WASHINGTON _ To help with the crisis of absentee fathers in America, Sen. Evan Bayh, D-Ind., is calling for $77 million from the federal government.
“Too many fathers do not face their responsibilities, and they live absent from the home, absent from their children’s lives,” Bayh said in a statement this week. He cited government statistics showing that the number of children living in households without fathers has tripled in the last 40 years, from just more than 5 million in 1960 to more than 17 million today.
Bayh joined a bipartisan group of House and Senate members this week urging Congress to take action on a bill called the Responsible Fatherhood Act of 1999. Bayh introduced the legislation last summer.
“When children grow up without their fathers they are five times more likely to live in poverty, twice as likely to commit a crime, and twice as likely to drop out of school,” said Bayh.
Bayh also cites information from “Father Facts,” by Wade Horn, president of the National Fatherhood Initiative, to stress the bill's urgency for Indiana residents:
–More than 29 percent of Indiana families do not have fathers in the home—seventh highest in the country.
–More than 30 percent of all of Indiana's babies are born out of wedlock – ninth highest in the country.
–More than 74 percent of Indiana's teen births are out of wedlock.
Bayh's legislation has been bottled up in committee since last summer. With help from the bi-partisan group of other members of Congress, Bayh is aiming for action soon. So far the bill has 18 co-sponsors equally divided between republicans and democrats.
Among the bill's provisions:
–A $25 million grant program to help states and local communities get donated air time from broadcasters for messages promoting responsible fatherhood.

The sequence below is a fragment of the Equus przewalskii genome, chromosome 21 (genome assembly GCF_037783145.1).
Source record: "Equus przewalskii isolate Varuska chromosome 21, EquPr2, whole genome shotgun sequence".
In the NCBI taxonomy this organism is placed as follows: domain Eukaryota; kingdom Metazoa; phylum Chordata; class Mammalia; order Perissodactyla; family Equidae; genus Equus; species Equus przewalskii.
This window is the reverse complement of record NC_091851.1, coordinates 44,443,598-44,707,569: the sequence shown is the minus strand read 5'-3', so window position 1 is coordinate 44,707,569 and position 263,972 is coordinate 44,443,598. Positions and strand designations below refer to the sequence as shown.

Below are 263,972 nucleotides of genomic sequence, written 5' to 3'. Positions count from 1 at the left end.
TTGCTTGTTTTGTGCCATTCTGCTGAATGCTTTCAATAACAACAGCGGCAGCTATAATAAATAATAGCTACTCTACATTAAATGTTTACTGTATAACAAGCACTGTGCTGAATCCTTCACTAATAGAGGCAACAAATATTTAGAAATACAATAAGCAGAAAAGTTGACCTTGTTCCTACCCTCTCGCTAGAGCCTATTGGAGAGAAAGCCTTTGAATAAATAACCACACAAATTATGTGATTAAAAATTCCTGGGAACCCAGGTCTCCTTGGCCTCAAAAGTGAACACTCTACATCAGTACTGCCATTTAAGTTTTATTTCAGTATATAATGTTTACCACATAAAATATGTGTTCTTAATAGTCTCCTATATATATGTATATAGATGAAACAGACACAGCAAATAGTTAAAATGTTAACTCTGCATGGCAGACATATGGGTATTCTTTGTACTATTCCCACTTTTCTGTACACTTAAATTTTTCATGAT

–A $50 million program to give grants to state and local government, nonprofit, charitable and religious organizations to promote responsible fatherhood. States must match 25 percent of this money.
–A $2 million program to produce and distribute television, radio, and print advertisements to promote and share successful efforts among communities.
The bill also would increase the amount of child support a person could receive without affecting his or her eligibility for federal aid programs. It would help unemployed fathers get jobs and create incentives for fathers who pay child support.
Some local organizations support Bayh’s bill. “We find that most boys in a home with no father have no self-discipline. They are just out to have a good time,” said Lisa Bare of the Big Brother Big Sisters organization in Rushville, Ind. “They then grow up and have a tough time functioning in society.”
Officials from Planned Parenthood agree. “We support this bill because it helps promote the emotional gifts fathers can give from just being with their children,” said Kathleen Baldwin, vice president of education and training at the Planned Parenthood of Central and Southern Indiana, “instead of only focusing on the financial resources they have.”